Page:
There is an old riddle about a boy named Arthur who gets into a car accident with his father. He ends up at a trauma center, in need of an urgent operation. The old surgeon sees him, approaches the boy and his father, and says, “I can’t operate on him. He’s my son Arthur.” The question is: How can that be?
I remember hearing this riddle when I was about 12 years old, and listening to the many offered responses to the question. Was he adopted? Was it a misunderstanding? A case of mistaken identity? I guess these days it might occur to people to offer up that Arthur has two dads, but even that option usually didn’t figure into the situation in popular culture in the 80s.
At age 12, I was being groomed for Medical School. I went to a French school, and accordingly you decided at that age what you would do with the rest of your life. I came from a long line of surgeons on both sides of the family, all of which were men, but that never seemed to be a consideration. Two of my contemporary relatives, female cousins of mine, were also medicine-bound, and it all just made sense in my world.
My father was an OB/GYN at the hospital where I went to medical school. For many years people assumed that I would go into that field, and I used to think that it was because they figured that I would follow in his footsteps. I didn’t really consider the fact that most OB/GYN residents were women, and the surgeons were men.
Throughout medical school and residency, I got used to the fact that the surgeons hob-knobbed in the locker rooms, and I was always around the nurses. Not that I minded them, but there was a great divide between myself and the rest of my peers in that respect. I remember thinking that the hospital locker room is the only place where the men’s room is nicer (and bigger) than the ladies’ room. That’s because the boys are the docs and the girls are their assistants.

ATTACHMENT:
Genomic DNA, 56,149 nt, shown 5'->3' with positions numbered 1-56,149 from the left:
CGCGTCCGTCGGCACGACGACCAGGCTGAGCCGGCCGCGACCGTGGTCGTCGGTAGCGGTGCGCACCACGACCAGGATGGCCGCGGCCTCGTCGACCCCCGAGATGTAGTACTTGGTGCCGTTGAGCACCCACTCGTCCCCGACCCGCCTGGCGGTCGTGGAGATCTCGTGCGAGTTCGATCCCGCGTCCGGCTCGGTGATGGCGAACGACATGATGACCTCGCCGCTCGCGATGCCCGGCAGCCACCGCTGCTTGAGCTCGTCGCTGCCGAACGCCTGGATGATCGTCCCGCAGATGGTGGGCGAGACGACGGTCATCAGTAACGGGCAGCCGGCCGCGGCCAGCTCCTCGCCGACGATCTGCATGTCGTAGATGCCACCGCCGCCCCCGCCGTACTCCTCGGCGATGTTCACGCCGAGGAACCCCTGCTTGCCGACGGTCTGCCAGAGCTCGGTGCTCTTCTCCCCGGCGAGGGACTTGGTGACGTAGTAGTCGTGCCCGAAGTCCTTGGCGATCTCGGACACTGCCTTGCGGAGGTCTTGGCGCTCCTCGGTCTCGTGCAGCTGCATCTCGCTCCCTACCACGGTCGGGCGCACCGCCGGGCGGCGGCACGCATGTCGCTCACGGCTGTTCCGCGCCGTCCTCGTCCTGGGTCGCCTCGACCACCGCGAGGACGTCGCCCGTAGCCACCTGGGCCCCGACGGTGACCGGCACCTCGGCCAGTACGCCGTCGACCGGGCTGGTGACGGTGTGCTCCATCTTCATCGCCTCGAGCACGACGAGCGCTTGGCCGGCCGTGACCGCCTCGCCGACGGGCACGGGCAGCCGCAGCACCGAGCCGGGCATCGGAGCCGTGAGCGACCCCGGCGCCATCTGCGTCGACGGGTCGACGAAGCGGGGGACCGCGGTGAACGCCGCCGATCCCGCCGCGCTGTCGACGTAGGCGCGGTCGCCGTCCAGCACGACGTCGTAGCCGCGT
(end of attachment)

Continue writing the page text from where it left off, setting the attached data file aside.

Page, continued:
On call one night as the surgery resident, I was running around carrying the famous “belt,” eight separate pagers representing essentially all of the surgical patients in the entire hospital. Each pager was set to a different sound, but they were equally stressful, and blended into a miserable chorus. I had about five minutes of peace and quiet before the red pager blared at me one night. I called the nurse to find out that one of the patients was reporting difficulty breathing. I ran to the bedside.
Wearing my scrubs, clogs, white coat, stethoscope, ID prominently featured, and The Belt leaning off my waistline, I entered the room. I turned on the lights and approached the patient.
“Hello Mrs. Smith (not her name). What’s going on?”
“Where is the doctor?” she panted. “I need a doctor!”
“I’m the doctor, Mrs. Smith. When did this start?”
“Please, miss, get me a doctor!” she bellowed. “I can’t breathe!”
This went on for a few more exchanges before my sleep-deprived nightfloat patience wore out, and more pagers started ringing. I leaned in real close.
“Mrs. Smith, my name is Sophie Bartsich and I am the surgery resident on call tonight. I am in charge of all of the patients right now, and the only doctor in the hospital at this hour. I would gladly help you if you let me, but in order for that to happen you’re gonna have to warm up to the idea that at this moment, I’m the only friend you got.”